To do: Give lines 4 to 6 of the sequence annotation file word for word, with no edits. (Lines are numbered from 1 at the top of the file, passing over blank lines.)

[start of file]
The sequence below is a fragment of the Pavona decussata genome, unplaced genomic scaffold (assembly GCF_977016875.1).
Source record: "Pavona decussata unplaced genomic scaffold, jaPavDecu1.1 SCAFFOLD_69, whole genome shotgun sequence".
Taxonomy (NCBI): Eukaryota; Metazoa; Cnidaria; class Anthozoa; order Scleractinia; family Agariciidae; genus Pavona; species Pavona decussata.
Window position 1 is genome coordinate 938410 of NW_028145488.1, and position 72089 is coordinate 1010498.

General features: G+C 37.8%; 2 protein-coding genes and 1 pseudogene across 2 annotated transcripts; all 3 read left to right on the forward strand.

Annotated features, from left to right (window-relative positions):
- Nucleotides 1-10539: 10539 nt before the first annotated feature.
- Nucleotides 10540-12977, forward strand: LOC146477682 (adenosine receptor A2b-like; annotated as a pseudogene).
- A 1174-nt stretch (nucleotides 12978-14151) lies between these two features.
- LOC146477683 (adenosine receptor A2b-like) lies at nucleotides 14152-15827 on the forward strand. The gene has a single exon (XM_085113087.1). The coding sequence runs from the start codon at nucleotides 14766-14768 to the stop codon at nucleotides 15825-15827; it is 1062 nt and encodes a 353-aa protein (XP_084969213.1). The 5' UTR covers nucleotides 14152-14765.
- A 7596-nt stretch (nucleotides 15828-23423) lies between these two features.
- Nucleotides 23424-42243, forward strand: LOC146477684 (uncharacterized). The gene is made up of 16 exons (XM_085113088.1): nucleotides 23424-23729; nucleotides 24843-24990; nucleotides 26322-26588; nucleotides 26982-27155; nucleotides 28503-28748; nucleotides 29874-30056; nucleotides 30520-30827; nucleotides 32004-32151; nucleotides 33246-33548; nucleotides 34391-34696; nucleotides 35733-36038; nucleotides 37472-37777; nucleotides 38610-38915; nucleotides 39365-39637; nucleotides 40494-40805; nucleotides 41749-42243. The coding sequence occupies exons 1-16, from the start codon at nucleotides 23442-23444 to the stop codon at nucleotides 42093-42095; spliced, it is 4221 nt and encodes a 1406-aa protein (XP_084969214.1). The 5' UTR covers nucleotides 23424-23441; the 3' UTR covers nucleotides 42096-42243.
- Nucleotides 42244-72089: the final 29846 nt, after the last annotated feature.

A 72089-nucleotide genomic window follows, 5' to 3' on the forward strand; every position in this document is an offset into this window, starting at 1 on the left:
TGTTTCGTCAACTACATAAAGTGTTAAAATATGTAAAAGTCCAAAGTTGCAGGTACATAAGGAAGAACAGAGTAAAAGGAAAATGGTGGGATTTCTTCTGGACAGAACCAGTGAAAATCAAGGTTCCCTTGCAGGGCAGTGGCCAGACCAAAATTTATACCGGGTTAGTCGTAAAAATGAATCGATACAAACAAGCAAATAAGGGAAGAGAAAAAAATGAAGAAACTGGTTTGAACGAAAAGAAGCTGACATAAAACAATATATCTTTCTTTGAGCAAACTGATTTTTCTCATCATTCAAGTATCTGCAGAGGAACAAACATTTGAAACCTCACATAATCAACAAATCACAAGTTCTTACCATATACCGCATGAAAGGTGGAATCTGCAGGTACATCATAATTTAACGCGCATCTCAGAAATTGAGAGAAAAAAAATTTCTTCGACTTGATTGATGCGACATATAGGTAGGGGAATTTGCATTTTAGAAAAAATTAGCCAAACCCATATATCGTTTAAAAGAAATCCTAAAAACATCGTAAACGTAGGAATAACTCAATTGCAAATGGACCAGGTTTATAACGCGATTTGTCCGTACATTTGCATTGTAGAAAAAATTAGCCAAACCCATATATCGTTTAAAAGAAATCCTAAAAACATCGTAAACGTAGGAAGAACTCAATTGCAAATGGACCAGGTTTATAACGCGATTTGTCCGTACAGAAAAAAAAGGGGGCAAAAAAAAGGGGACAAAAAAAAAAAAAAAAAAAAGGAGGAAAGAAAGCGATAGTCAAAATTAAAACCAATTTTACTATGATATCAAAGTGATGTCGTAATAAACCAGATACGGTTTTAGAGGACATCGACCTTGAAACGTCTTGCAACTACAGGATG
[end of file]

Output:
Window position 1 is genome coordinate 938410 of NW_028145488.1, and position 72089 is coordinate 1010498.

General features: G+C 37.8%; 2 protein-coding genes and 1 pseudogene across 2 annotated transcripts; all 3 read left to right on the forward strand.

Annotated features, from left to right (window-relative positions):